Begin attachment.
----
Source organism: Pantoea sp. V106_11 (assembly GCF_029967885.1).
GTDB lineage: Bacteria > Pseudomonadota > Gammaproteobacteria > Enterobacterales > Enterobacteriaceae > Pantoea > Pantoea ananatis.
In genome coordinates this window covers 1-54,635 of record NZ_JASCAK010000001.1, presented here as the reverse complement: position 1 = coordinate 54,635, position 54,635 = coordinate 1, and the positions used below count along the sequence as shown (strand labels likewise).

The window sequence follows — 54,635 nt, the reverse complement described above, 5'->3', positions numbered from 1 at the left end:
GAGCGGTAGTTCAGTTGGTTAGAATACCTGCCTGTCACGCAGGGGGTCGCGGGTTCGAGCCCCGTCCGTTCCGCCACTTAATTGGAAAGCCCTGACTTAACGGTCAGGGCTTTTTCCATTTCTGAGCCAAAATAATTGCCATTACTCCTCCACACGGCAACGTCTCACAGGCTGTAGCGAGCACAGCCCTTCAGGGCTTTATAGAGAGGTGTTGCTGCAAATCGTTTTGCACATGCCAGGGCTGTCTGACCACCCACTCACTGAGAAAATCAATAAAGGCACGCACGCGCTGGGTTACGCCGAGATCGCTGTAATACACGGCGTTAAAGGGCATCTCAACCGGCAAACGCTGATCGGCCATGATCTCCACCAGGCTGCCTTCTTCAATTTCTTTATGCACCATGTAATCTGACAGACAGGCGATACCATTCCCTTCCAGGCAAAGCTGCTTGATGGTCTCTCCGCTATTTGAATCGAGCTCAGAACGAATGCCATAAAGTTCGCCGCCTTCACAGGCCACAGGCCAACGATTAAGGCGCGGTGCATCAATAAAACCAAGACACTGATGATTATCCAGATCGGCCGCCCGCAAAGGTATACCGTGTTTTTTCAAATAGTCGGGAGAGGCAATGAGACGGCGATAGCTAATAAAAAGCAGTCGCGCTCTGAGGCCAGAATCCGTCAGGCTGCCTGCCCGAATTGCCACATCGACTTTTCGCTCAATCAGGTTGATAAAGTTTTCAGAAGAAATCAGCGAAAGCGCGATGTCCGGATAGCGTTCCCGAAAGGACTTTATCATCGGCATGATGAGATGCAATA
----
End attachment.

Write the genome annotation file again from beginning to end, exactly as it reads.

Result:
Source organism: Pantoea sp. V106_11 (assembly GCF_029967885.1).
GTDB lineage: Bacteria > Pseudomonadota > Gammaproteobacteria > Enterobacterales > Enterobacteriaceae > Pantoea > Pantoea ananatis.
In genome coordinates this window covers 1-54,635 of record NZ_JASCAK010000001.1, presented here as the reverse complement: position 1 = coordinate 54,635, position 54,635 = coordinate 1, and the positions used below count along the sequence as shown (strand labels likewise).

The window sequence follows — 54,635 nt, the reverse complement described above, 5'->3', positions numbered from 1 at the left end:
GAGCGGTAGTTCAGTTGGTTAGAATACCTGCCTGTCACGCAGGGGGTCGCGGGTTCGAGCCCCGTCCGTTCCGCCACTTAATTGGAAAGCCCTGACTTAACGGTCAGGGCTTTTTCCATTTCTGAGCCAAAATAATTGCCATTACTCCTCCACACGGCAACGTCTCACAGGCTGTAGCGAGCACAGCCCTTCAGGGCTTTATAGAGAGGTGTTGCTGCAAATCGTTTTGCACATGCCAGGGCTGTCTGACCACCCACTCACTGAGAAAATCAATAAAGGCACGCACGCGCTGGGTTACGCCGAGATCGCTGTAATACACGGCGTTAAAGGGCATCTCAACCGGCAAACGCTGATCGGCCATGATCTCCACCAGGCTGCCTTCTTCAATTTCTTTATGCACCATGTAATCTGACAGACAGGCGATACCATTCCCTTCCAGGCAAAGCTGCTTGATGGTCTCTCCGCTATTTGAATCGAGCTCAGAACGAATGCCATAAAGTTCGCCGCCTTCACAGGCCACAGGCCAACGATTAAGGCGCGGTGCATCAATAAAACCAAGACACTGATGATTATCCAGATCGGCCGCCCGCAAAGGTATACCGTGTTTTTTCAAATAGTCGGGAGAGGCAATGAGACGGCGATAGCTAATAAAAAGCAGTCGCGCTCTGAGGCCAGAATCCGTCAGGCTGCCTGCCCGAATTGCCACATCGACTTTTCGCTCAATCAGGTTGATAAAGTTTTCAGAAGAAATCAGCGAAAGCGCGATGTCCGGATAGCGTTCCCGAAAGGACTTTATCATCGGCATGATGAGATGCAATA